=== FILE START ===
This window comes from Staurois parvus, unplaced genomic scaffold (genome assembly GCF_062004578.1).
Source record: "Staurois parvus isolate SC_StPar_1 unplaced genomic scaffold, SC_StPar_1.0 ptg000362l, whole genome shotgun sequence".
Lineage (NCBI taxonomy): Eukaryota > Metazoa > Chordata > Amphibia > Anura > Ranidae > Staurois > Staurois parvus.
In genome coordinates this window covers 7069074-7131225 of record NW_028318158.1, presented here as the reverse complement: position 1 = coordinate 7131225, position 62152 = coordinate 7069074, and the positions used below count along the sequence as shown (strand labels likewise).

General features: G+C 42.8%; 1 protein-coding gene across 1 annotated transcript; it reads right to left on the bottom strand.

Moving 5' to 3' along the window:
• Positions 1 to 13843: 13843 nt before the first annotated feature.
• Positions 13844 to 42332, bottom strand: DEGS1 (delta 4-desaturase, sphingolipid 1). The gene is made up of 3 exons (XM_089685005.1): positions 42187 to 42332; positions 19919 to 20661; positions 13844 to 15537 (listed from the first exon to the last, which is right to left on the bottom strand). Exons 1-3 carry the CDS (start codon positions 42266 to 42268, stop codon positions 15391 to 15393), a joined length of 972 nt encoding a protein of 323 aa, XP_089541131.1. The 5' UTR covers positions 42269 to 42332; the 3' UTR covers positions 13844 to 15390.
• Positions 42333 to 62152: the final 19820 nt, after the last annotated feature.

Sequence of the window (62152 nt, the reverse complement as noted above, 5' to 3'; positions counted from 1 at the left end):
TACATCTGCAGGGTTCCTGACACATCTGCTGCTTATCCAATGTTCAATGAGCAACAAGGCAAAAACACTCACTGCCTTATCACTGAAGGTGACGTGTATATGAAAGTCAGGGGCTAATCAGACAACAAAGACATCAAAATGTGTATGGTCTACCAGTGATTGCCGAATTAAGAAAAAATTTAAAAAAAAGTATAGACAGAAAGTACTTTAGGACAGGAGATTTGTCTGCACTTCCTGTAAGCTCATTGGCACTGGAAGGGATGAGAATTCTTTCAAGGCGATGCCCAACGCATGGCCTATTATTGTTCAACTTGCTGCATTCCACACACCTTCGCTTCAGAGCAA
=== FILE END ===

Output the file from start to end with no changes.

This window comes from Staurois parvus, unplaced genomic scaffold (genome assembly GCF_062004578.1).
Source record: "Staurois parvus isolate SC_StPar_1 unplaced genomic scaffold, SC_StPar_1.0 ptg000362l, whole genome shotgun sequence".
Lineage (NCBI taxonomy): Eukaryota > Metazoa > Chordata > Amphibia > Anura > Ranidae > Staurois > Staurois parvus.
In genome coordinates this window covers 7069074-7131225 of record NW_028318158.1, presented here as the reverse complement: position 1 = coordinate 7131225, position 62152 = coordinate 7069074, and the positions used below count along the sequence as shown (strand labels likewise).

General features: G+C 42.8%; 1 protein-coding gene across 1 annotated transcript; it reads right to left on the bottom strand.

Moving 5' to 3' along the window:
• Positions 1 to 13843: 13843 nt before the first annotated feature.
• Positions 13844 to 42332, bottom strand: DEGS1 (delta 4-desaturase, sphingolipid 1). The gene is made up of 3 exons (XM_089685005.1): positions 42187 to 42332; positions 19919 to 20661; positions 13844 to 15537 (listed from the first exon to the last, which is right to left on the bottom strand). Exons 1-3 carry the CDS (start codon positions 42266 to 42268, stop codon positions 15391 to 15393), a joined length of 972 nt encoding a protein of 323 aa, XP_089541131.1. The 5' UTR covers positions 42269 to 42332; the 3' UTR covers positions 13844 to 15390.
• Positions 42333 to 62152: the final 19820 nt, after the last annotated feature.

Sequence of the window (62152 nt, the reverse complement as noted above, 5' to 3'; positions counted from 1 at the left end):
TACATCTGCAGGGTTCCTGACACATCTGCTGCTTATCCAATGTTCAATGAGCAACAAGGCAAAAACACTCACTGCCTTATCACTGAAGGTGACGTGTATATGAAAGTCAGGGGCTAATCAGACAACAAAGACATCAAAATGTGTATGGTCTACCAGTGATTGCCGAATTAAGAAAAAATTTAAAAAAAAGTATAGACAGAAAGTACTTTAGGACAGGAGATTTGTCTGCACTTCCTGTAAGCTCATTGGCACTGGAAGGGATGAGAATTCTTTCAAGGCGATGCCCAACGCATGGCCTATTATTGTTCAACTTGCTGCATTCCACACACCTTCGCTTCAGAGCAA